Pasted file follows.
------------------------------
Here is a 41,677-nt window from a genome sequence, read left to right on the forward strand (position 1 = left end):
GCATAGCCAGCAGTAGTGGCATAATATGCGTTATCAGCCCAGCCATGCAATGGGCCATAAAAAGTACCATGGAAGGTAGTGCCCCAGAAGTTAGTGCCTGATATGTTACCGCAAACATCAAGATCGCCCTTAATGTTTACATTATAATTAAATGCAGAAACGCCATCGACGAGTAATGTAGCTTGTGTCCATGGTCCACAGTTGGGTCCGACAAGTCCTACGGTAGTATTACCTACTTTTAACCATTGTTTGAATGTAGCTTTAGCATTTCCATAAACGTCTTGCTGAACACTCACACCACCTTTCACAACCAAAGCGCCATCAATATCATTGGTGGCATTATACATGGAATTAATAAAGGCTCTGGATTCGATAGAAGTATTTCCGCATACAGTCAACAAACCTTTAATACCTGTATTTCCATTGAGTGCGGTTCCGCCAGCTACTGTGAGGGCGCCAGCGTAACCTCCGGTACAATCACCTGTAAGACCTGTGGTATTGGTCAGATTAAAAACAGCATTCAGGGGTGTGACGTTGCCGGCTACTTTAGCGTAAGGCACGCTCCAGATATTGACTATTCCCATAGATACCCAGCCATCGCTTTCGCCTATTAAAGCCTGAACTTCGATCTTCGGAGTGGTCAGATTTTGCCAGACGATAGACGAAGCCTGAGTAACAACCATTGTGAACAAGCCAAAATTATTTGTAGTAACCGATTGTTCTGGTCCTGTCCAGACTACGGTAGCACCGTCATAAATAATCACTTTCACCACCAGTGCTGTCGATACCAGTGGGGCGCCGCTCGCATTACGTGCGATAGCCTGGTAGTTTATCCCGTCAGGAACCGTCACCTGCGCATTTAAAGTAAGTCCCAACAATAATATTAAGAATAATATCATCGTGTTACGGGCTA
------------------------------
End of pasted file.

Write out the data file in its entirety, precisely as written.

Here is a 41,677-nt window from a genome sequence, read left to right on the forward strand (position 1 = left end):
GCATAGCCAGCAGTAGTGGCATAATATGCGTTATCAGCCCAGCCATGCAATGGGCCATAAAAAGTACCATGGAAGGTAGTGCCCCAGAAGTTAGTGCCTGATATGTTACCGCAAACATCAAGATCGCCCTTAATGTTTACATTATAATTAAATGCAGAAACGCCATCGACGAGTAATGTAGCTTGTGTCCATGGTCCACAGTTGGGTCCGACAAGTCCTACGGTAGTATTACCTACTTTTAACCATTGTTTGAATGTAGCTTTAGCATTTCCATAAACGTCTTGCTGAACACTCACACCACCTTTCACAACCAAAGCGCCATCAATATCATTGGTGGCATTATACATGGAATTAATAAAGGCTCTGGATTCGATAGAAGTATTTCCGCATACAGTCAACAAACCTTTAATACCTGTATTTCCATTGAGTGCGGTTCCGCCAGCTACTGTGAGGGCGCCAGCGTAACCTCCGGTACAATCACCTGTAAGACCTGTGGTATTGGTCAGATTAAAAACAGCATTCAGGGGTGTGACGTTGCCGGCTACTTTAGCGTAAGGCACGCTCCAGATATTGACTATTCCCATAGATACCCAGCCATCGCTTTCGCCTATTAAAGCCTGAACTTCGATCTTCGGAGTGGTCAGATTTTGCCAGACGATAGACGAAGCCTGAGTAACAACCATTGTGAACAAGCCAAAATTATTTGTAGTAACCGATTGTTCTGGTCCTGTCCAGACTACGGTAGCACCGTCATAAATAATCACTTTCACCACCAGTGCTGTCGATACCAGTGGGGCGCCGCTCGCATTACGTGCGATAGCCTGGTAGTTTATCCCGTCAGGAACCGTCACCTGCGCATTTAAAGTAAGTCCCAACAATAATATTAAGAATAATATCATCGTGTTACGGGCTA